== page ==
How accurate are surveyed preferences for public policies? Evidence from a unique institutional setup
AbstractOpinion polls are widely used to capture public sentiments on a variety of issues. If citizens are unwilling to reveal certain policy preferences to others, opinion polls may fail to characterize population preferences accurately. The innovation of this paper is to use unique data to measure biases in opinion polls for a broad range of policies. I combine data on 184 referenda held in Switzerland between 1987 and 2007, with postballot surveys that ask for each proposal how the citizens voted. The difference between stated preferences in the survey and revealed preferences at the ballot box provides a direct measure of bias in opinion polls. I find that these biases vary by policy areas, with the largest ones occurring in policies on immigration, international integration, and votes involving liberal/conservative attitudes. Also, citizens show a tendency to respond in accordance to the majority.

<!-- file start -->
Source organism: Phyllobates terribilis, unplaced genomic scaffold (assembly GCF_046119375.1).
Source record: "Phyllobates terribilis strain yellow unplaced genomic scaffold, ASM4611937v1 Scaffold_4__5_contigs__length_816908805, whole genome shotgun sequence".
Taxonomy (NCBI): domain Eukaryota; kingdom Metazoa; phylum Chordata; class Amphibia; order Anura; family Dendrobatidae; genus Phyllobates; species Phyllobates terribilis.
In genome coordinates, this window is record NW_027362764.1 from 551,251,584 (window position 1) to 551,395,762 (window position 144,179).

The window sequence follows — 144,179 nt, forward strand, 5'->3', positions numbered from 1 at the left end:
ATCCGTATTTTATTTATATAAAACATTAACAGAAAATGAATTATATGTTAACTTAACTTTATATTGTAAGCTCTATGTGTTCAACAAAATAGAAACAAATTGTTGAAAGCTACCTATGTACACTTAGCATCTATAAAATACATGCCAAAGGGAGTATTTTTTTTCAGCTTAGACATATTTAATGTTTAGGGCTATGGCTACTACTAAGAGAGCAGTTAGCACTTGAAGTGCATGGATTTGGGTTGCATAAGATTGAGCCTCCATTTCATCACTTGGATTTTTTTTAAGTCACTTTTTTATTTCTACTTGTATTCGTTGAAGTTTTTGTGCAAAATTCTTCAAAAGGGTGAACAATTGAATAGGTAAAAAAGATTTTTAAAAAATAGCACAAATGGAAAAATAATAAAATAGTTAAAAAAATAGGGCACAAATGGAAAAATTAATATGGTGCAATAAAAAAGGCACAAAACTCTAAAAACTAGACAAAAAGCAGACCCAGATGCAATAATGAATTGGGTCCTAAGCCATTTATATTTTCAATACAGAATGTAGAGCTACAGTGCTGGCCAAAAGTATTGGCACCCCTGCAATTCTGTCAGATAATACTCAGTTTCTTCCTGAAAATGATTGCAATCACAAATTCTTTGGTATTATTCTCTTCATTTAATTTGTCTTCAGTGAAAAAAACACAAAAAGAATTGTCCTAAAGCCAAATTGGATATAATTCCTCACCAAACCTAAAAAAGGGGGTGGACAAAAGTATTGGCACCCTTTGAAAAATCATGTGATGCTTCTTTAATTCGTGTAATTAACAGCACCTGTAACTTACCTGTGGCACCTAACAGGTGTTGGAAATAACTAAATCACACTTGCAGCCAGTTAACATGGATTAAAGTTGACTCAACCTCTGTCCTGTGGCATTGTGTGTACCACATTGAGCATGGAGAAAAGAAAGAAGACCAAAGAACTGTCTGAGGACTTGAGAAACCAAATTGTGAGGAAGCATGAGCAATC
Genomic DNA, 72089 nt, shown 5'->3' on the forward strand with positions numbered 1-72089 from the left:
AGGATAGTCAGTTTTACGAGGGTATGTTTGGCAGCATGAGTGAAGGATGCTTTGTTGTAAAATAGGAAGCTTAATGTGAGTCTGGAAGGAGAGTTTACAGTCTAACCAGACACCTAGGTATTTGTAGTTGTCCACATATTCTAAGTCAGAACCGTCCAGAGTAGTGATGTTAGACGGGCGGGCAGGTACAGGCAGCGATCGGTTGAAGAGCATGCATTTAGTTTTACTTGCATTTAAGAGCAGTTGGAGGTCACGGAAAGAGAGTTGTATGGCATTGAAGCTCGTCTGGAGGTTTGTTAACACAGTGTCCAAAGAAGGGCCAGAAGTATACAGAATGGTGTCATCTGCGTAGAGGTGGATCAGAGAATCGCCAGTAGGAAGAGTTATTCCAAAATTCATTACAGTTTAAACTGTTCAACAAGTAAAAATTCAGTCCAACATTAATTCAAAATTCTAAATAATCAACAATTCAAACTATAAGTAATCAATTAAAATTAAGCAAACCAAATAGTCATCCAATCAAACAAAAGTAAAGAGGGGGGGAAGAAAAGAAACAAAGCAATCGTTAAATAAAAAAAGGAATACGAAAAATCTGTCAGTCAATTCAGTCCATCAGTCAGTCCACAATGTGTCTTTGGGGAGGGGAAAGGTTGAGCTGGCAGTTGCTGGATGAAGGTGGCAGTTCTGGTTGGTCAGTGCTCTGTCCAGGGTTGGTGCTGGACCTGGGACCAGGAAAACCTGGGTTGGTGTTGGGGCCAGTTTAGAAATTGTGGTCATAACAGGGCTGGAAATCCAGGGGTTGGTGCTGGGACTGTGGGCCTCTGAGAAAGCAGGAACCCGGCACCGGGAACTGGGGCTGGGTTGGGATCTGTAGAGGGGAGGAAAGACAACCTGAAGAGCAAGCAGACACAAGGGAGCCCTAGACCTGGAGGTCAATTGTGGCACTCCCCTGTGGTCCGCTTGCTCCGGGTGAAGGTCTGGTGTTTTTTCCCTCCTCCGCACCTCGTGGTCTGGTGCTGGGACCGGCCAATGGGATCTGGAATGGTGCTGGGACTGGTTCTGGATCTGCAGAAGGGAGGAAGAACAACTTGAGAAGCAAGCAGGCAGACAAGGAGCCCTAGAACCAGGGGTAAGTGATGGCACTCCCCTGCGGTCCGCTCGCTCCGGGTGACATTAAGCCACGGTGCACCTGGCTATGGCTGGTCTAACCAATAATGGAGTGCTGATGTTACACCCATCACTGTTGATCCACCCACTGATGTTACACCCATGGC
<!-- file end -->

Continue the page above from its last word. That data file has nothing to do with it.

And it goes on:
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Bibliographic InfoPaper provided by Department of Economics and Business, Universitat Pompeu Fabra in its series Economics Working Papers with number 1334.
Date of creation: Sep 2012
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Web page: http://www.econ.upf.edu/
Opinion polls; Biases; Preference Falsification; Direct Democracy;
Other versions of this item:
- Patricia Funk, 2013. "How Accurate are Surveyed Preferences for Public Policies? Evidence from a Unique Institutional Setup," Working Papers 657, Barcelona Graduate School of Economics.
- D03 - Microeconomics - - General - - - Behavioral Microeconomics; Underlying Principles
- Z - Other Special Topics
This paper has been announced in the following NEP Reports:
- NEP-ALL-2012-10-13 (All new papers)
- NEP-CDM-2012-10-13 (Collective Decision-Making)
- NEP-POL-2012-10-13 (Positive Political Economics)
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